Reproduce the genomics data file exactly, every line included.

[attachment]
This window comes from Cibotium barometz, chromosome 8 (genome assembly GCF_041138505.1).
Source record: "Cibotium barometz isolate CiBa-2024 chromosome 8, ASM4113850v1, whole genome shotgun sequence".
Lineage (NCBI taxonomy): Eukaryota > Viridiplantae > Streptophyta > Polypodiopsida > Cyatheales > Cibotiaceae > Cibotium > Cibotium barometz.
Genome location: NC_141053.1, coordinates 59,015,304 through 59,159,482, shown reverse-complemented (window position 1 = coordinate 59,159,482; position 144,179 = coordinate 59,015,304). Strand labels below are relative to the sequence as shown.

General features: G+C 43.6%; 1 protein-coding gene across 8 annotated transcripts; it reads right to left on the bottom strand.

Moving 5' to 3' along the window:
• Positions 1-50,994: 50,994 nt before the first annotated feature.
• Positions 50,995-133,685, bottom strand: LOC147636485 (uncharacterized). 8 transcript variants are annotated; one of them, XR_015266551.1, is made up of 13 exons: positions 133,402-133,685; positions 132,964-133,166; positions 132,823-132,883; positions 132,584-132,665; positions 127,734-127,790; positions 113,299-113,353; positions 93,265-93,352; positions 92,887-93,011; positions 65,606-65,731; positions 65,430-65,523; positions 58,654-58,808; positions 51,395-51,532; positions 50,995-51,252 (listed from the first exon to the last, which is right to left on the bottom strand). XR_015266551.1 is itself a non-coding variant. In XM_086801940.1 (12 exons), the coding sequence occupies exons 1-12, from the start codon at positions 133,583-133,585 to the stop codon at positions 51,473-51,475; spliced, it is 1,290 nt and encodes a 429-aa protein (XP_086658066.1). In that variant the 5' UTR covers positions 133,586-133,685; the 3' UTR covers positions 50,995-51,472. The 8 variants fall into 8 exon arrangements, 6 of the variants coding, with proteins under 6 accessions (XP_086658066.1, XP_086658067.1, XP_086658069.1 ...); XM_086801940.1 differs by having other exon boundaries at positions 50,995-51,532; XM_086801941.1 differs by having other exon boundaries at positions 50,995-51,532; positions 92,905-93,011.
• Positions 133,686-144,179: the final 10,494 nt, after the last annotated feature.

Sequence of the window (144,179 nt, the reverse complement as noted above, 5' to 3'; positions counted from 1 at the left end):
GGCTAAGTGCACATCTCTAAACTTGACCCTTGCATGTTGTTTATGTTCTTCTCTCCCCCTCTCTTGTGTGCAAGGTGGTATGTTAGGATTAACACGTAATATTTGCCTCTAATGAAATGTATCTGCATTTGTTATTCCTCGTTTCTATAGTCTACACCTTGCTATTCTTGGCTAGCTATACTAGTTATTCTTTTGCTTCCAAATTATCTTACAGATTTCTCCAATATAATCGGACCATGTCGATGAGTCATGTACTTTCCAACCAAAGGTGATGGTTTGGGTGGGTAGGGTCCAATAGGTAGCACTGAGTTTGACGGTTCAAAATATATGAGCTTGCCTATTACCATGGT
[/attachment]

This window comes from Cibotium barometz, chromosome 8 (genome assembly GCF_041138505.1).
Source record: "Cibotium barometz isolate CiBa-2024 chromosome 8, ASM4113850v1, whole genome shotgun sequence".
Lineage (NCBI taxonomy): Eukaryota > Viridiplantae > Streptophyta > Polypodiopsida > Cyatheales > Cibotiaceae > Cibotium > Cibotium barometz.
Genome location: NC_141053.1, coordinates 59,015,304 through 59,159,482, shown reverse-complemented (window position 1 = coordinate 59,159,482; position 144,179 = coordinate 59,015,304). Strand labels below are relative to the sequence as shown.

General features: G+C 43.6%; 1 protein-coding gene across 8 annotated transcripts; it reads right to left on the bottom strand.

Moving 5' to 3' along the window:
• Positions 1-50,994: 50,994 nt before the first annotated feature.
• Positions 50,995-133,685, bottom strand: LOC147636485 (uncharacterized). 8 transcript variants are annotated; one of them, XR_015266551.1, is made up of 13 exons: positions 133,402-133,685; positions 132,964-133,166; positions 132,823-132,883; positions 132,584-132,665; positions 127,734-127,790; positions 113,299-113,353; positions 93,265-93,352; positions 92,887-93,011; positions 65,606-65,731; positions 65,430-65,523; positions 58,654-58,808; positions 51,395-51,532; positions 50,995-51,252 (listed from the first exon to the last, which is right to left on the bottom strand). XR_015266551.1 is itself a non-coding variant. In XM_086801940.1 (12 exons), the coding sequence occupies exons 1-12, from the start codon at positions 133,583-133,585 to the stop codon at positions 51,473-51,475; spliced, it is 1,290 nt and encodes a 429-aa protein (XP_086658066.1). In that variant the 5' UTR covers positions 133,586-133,685; the 3' UTR covers positions 50,995-51,472. The 8 variants fall into 8 exon arrangements, 6 of the variants coding, with proteins under 6 accessions (XP_086658066.1, XP_086658067.1, XP_086658069.1 ...); XM_086801940.1 differs by having other exon boundaries at positions 50,995-51,532; XM_086801941.1 differs by having other exon boundaries at positions 50,995-51,532; positions 92,905-93,011.
• Positions 133,686-144,179: the final 10,494 nt, after the last annotated feature.

Sequence of the window (144,179 nt, the reverse complement as noted above, 5' to 3'; positions counted from 1 at the left end):
GGCTAAGTGCACATCTCTAAACTTGACCCTTGCATGTTGTTTATGTTCTTCTCTCCCCCTCTCTTGTGTGCAAGGTGGTATGTTAGGATTAACACGTAATATTTGCCTCTAATGAAATGTATCTGCATTTGTTATTCCTCGTTTCTATAGTCTACACCTTGCTATTCTTGGCTAGCTATACTAGTTATTCTTTTGCTTCCAAATTATCTTACAGATTTCTCCAATATAATCGGACCATGTCGATGAGTCATGTACTTTCCAACCAAAGGTGATGGTTTGGGTGGGTAGGGTCCAATAGGTAGCACTGAGTTTGACGGTTCAAAATATATGAGCTTGCCTATTACCATGGT